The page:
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Scaramouch. Hollo ! Mr. Punch! What have you been doing to my poor dog?

Punch. [Retreating behind the side scene, on observing the stick, and peeping round the corner.] Ha ! my good friend ! how you do? glad to see you look so well. [Aside.] I wish you were farther with your nasty great stick.

Scaramouch. You have been beating and ill-using my poor dog, Mr. Punch.

Punch. He has been biting and ill-using my poor nose. - What have got there, sir?

Scaramouch. Where?

Punch. In your hand? Scaramouch. A fiddle.

Punch. A fiddel! what a pretty thing is a fiddel! Can you play upon that fiddel?

Scaramouch. Come here, and I'll try.

Punch. No, thank youĞ I can hear the music here, very well.

Scaramouch. Then you shall try yourself. Can you play?

Punch. [Coming in.] I do not know, 'til I try. Let me see! [Takes the stick, and moves slowly about, singing the tune of the Marche des Marseillois. He hits Scaramouch a slight blow on his high cap, as if by accident.]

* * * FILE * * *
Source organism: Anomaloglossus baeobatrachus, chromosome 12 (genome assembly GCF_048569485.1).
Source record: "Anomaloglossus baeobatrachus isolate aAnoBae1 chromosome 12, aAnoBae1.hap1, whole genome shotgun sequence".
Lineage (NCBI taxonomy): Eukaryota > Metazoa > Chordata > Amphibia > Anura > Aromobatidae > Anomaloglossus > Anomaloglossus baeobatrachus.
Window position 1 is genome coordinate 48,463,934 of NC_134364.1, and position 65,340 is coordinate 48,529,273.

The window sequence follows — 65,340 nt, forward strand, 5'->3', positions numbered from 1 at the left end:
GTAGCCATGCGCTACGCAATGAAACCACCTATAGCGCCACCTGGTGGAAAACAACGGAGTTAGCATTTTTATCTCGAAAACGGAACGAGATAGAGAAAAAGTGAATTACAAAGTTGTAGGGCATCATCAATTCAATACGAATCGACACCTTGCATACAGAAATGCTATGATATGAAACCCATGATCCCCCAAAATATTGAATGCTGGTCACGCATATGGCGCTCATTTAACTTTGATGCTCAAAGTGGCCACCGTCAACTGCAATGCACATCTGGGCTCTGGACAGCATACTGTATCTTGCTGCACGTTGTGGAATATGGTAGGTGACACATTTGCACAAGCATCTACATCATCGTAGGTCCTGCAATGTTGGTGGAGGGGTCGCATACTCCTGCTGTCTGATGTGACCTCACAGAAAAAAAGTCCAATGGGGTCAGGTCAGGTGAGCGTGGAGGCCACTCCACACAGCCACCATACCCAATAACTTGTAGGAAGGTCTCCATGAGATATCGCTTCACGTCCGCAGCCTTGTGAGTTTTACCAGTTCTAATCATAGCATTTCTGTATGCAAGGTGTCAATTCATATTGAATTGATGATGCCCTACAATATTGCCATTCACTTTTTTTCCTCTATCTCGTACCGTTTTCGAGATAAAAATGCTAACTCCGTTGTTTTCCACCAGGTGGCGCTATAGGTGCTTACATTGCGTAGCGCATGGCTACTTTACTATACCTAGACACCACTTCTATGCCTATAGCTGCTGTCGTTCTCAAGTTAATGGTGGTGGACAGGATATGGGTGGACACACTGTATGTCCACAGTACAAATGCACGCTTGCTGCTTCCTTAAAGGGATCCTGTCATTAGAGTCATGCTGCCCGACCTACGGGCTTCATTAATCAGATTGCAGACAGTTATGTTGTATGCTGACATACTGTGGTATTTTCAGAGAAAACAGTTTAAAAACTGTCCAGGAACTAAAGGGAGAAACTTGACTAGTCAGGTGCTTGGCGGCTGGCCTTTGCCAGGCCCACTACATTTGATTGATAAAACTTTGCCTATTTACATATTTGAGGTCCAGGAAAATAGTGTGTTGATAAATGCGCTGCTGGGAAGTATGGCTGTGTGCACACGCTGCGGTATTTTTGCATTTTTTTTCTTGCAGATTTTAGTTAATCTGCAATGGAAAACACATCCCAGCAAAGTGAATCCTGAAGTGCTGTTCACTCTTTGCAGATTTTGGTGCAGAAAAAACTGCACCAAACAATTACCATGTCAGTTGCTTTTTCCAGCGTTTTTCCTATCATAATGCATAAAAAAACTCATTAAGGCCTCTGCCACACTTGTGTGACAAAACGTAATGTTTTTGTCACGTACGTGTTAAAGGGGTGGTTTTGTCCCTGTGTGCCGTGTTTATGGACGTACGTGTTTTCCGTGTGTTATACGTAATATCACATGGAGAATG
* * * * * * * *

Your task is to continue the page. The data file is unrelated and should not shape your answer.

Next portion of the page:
Scaramouch. You play very well, Mr. Punch. Now, let me try. I will give you a lesson how to play the fiddle. [Takes the stick, and dances to the same tune, hitting Punch a hard blow on the back of his head.] There's sweet music for you.

Punch. I no like you playing so well as my own. Let me again. [Takes the stick, and dances as before: in the course of his dance he gets behind Scaramouch, and, with a violent blow, knocks his head clean off his shoulders.] How you like that tune, my good friend? That sweet music, or sour music, eh! - He! he! he! [Laughing, and throwing away the stick.] You'll never hear such another tune, so long as you live, my boy. [Sings the tune of " Malbroug," and dances to it.] Judy! Judy, my dear! Judy! can't you answer, my dear'

Judy. [Within.] Well! what do you want, Mr. Punch?

Punch. Come up stairs: I want you.

Judy. Then want must be your master. I'm busy.

Punch. [Singing, tune " Malbroug."]

Her answer genteel is and civil!
No wonder, you think, if we live ill,
And I wish her sometimes at the Devil,
Since that's all the answer I get.
Yet, why should I grumble and fret,
Because she's sometimes in a pet ?
Though I really am sorry to say, Sirs,
That that is too often her way, Sirs.
For this, by and by, she shall pay, Sirs.
Oh, wives are an obstinate set!

Judy, my dear! [Calling.] Judy, my love! pretty Judy ! come up stairs.


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